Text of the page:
From the Archives: REDO: An Interactive Fiction Game

A long, long time ago, I was on an adventure to secure myself a job as a narrative designer for games. I worked really hard at this, sacrificing relationships, sleep, and maybe a little sanity. This is a theme, of course, of being creative, of putting yourself out there, of being a writer. You do it over and over and over again, trying new ways or the same old ways, to achieve the dream. The dream is still out there. We’re getting there.

When it became clear that going the traditional route to a job in gaming wasn’t going to work (“We love your writing,” they’d say, “but we can’t hire someone with no experience”), the advice of someone close to me at the time in the industry was: make your own stuff. At the time, and for many more years, I worked a 60+ hour a week job with the federal government. It was barely feasible, it felt, for me to get some words written in whatever book I was working on at the time. But to make my own game? Wild.

I tried, though. I tried a lot. I played with the Valve Source Engine and Bethesda’s GECK. I built a whole Mass Effect DLC with Inform that certainly didn’t get me hired by BioWare. I tried to figure out how to build the kind of game I wanted to play with the tools and resources I had. I ran out of time or steam. The ideas I had were too big for my skills. And honestly, I was a little heartbroken.

It’s okay when things don’t work. It’s okay when you have to go back to that proverbial drawing board and try again and again. It’s okay to believe that things will work out, that if you keep working hard and having faith, things will happen. They will, eventually. In the meantime, make stuff you like.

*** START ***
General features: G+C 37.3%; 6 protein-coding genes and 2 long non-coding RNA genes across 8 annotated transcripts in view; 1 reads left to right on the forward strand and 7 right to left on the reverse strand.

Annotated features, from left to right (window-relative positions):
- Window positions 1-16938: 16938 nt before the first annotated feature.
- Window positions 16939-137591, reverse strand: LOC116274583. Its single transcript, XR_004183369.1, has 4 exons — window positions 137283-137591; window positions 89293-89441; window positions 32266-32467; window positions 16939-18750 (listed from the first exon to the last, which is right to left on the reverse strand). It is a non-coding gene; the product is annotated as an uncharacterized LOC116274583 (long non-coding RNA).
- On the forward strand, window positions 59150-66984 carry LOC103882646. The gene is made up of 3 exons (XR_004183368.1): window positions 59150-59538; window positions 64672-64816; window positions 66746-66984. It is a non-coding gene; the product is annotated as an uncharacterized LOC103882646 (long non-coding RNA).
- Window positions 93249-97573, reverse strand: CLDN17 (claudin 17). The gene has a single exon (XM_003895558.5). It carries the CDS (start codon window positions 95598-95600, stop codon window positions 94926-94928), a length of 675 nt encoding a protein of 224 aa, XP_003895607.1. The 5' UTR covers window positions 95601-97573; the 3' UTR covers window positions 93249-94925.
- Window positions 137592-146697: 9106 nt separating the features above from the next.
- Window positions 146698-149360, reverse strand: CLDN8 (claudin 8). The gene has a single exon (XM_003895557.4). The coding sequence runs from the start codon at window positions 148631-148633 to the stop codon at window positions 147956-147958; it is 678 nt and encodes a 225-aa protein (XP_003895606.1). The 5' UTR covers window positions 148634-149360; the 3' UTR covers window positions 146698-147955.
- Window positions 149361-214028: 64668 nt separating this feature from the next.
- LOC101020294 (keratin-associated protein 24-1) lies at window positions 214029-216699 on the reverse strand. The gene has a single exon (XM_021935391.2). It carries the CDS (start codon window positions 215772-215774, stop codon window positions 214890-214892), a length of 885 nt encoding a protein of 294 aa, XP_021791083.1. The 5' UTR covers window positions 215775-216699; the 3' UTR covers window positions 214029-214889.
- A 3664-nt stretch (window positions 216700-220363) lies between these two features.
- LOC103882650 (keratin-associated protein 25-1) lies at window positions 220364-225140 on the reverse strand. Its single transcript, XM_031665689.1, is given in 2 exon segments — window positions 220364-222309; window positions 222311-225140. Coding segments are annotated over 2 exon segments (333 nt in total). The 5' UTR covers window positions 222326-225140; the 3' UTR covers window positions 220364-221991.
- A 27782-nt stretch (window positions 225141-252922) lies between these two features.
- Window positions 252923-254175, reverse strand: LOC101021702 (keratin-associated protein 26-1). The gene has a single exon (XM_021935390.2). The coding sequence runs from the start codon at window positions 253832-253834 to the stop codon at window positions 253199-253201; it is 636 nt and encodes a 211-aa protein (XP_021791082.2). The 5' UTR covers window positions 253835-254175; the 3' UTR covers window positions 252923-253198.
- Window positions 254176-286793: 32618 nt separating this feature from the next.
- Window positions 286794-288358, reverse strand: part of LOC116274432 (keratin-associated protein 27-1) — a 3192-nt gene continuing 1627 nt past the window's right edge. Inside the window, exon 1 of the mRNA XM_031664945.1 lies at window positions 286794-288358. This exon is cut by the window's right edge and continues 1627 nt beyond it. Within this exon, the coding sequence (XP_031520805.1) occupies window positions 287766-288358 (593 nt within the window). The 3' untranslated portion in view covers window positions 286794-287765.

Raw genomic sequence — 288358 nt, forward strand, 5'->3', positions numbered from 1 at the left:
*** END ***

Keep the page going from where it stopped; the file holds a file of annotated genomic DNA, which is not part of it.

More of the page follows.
So a thing I made, all those years ago, is a short interactive fiction game called REDO. I built it using Twine in a few days. I sent it to that very friend who recommended I make my own stuff, and he liked it and gave me some pointers. It’s a very simple concept, a little science fiction-y. It was written by the writer I was a decade ago. I’d love it if you gave it a click through– if you get lost, just click on a highlighted word. There’s no wrong way to play. It was intended to be for a portfolio, and I’m sure it’s been used in a few job applications, but it’s mostly been sitting around, waiting for me to discover it again. So here we are, discovering it again. I hope you enjoy.


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